Join scholars, activists and researchers for an online conference on the insights into Walter Rodney’s phenomenal political and intellectual legacy that still propels today’s pan-African struggles.
(Re)Igniting Walter Rodney’s Legacy for Today’s Black Lives Matter Movement
Wednesday 11 November 2020, 2 pm GMT
Hosted by the Walter Rodney Programme, Pluto Educational Trust and the University of Cambridge’s Centre of African Studies.
Walter Rodney’s transformational impact on people’s thinking with the ground-breaking How Europe Underdeveloped Africa, skewered the dominant narratives on African and European development. The book challenged and disrupted centuries of historical lies on Africa, enslavement, empire, (neo)colonialism and reparations. The conference will also explore how that legacy can inform and inspire today’s Black Lives Matter movement. It will:
Interrogate the depth, range and impact of Rodney’s scholarship as an exemplar change-making African historian.
Feature Rodney’s legacy here and now, alive in the struggles of today’s workers, scholars and activists the world over.
About the Speakers:
Richard Drayton was born in Guyana and grew up in Barbados. He has lived in Britain since 2001 where he has taught at Cambridge and King’s College London. He is a board member of The Walter Rodney Programme@PET
Ama Biney is a Pan-Africanist scholar-activist, with over 25 years teaching experience. She has taught courses in African and Caribbean history; the History of Black People in Britain and international relations in the UK and in Ghana. She is currently an independent scholar and in the Bikoist tradition writing what she likes. She is also a member of The Walter Rodney Programme@PET’s advisory board.
David Johnson transferred from social anthropology to a history major at the University of Sussex after reading How Europe Underdeveloped Africa and attending a grounding session with Walter Rodney, in a black community bookshop in North London. He went on to complete a doctorate in African history at the School of Oriental and African Studies, and taught for three decades at the University of Calabar, Georgetown University and the City University of New York. He was a founder member of the UK Support Group of the Working People’s Alliance, a platform through which Walter Rodney, as well as other creative and courageous comrades, dared to imagine and pursue another world.
Natasha Issa Shivji is the Director of the Institute for Research in Intellectual Histories of Africa in Dar es Salaam, Tanzania and a Postdoctoral Research Associate at the University of Cambridge. She has previously taught in the History departments at the University of Dar es Salaam and the University of Dodoma on courses focusing on African political economy, the agrarian question in Africa and Indian Ocean World History on the East African Littoral. Walter Rodney’s work remained a central influence for her in both her teaching and in her own research as work that withstood the test of time and remained formidable in shaping the discourse of how we write our history understanding the material realities of underdevelopment and imperialism and yet within a framework that is emancipatory and audacious.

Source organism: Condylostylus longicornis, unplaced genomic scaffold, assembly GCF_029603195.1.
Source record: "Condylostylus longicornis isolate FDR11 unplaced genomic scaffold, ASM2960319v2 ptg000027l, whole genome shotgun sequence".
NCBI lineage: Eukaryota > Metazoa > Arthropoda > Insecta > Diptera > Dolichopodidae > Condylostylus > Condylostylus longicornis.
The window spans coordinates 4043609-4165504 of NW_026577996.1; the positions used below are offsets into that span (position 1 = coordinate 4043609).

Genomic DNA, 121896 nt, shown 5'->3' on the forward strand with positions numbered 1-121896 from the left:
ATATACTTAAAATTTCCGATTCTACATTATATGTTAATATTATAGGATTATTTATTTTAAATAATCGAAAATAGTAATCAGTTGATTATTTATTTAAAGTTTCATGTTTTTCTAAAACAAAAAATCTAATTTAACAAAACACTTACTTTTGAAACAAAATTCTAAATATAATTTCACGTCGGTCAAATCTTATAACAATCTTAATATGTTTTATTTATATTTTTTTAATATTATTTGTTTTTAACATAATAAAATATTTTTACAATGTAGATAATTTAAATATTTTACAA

About the Moderators:
Mohammed Elnaiem is a PhD student in Sociology at the University of Cambridge. A socialist activist, he has been involved in the cause for black liberation for years. He is inspired by Walter Rodney’s legacy as a scholar-activist and is passionate about the cause for black liberation from a working-class perspective.
Robert Cuffy is a well-known revolutionary socialist in NYC, and an effective organizer for Black Liberation. He is a member of the DSA Afrosocialist Caucus, a leader of the NYC Fight for Our Lives Coalition (which is part of People’s Strike, a National coalition organized by Cooperation Jackson), and a founder of the Socialist Workers Alliance of Guyana. He is also a leader of the DSA Labor Branch.
Zara Brown is a recent Politics and Quantitative Methods University of Warwick graduate. Her academic and activist interests in Caribbean and pan-African history exposed her to Walter Rodney’s ideas, revolutionised her thinking, and inspired her to found Warwick’s Caribbean Culture Society, among other things. She currently works as a social researcher and continues to engage with youth activism. She is also a member of The Walter Rodney Programme@PET’s advisory board.
Keynote (i) The Meaning of Walter Rodney
Richard Drayton outlines the range, depth, breadth and contemporary importance of Rodney’s contribution to scholarship and activism.
Respondent: Dr Ama Biney
Keynote (ii) Reclaiming the African Past and Present with Walter Rodney
David Johnson shows why the ideas of this audacious youth left a legacy that still sends shock-waves inside and outside the academy.
Respondent: Natasha Issa Shivji
Break 5 mins
Groundings: Rodney’s Profound Impact Here & Now
Scholars and grass-roots activists share how Rodney’s profound influence on their historical consciousness and personal development inspires their current work.
Panel: This panel brings together The United Families & Friends Campaign [UFFC], Migrant Media [MM], Young Historians Project [YHP], Young African Leaders Forum (YALF). All working for a better world.
Next Steps: The Way Forward: Speakers’ closing remarks.
You are welcome to email advance conference questions to email@example.com.
The conference is happening with support from the Walter Rodney Foundation and the Sociology Department at the University of Cambridge.
For more information and registration please click here.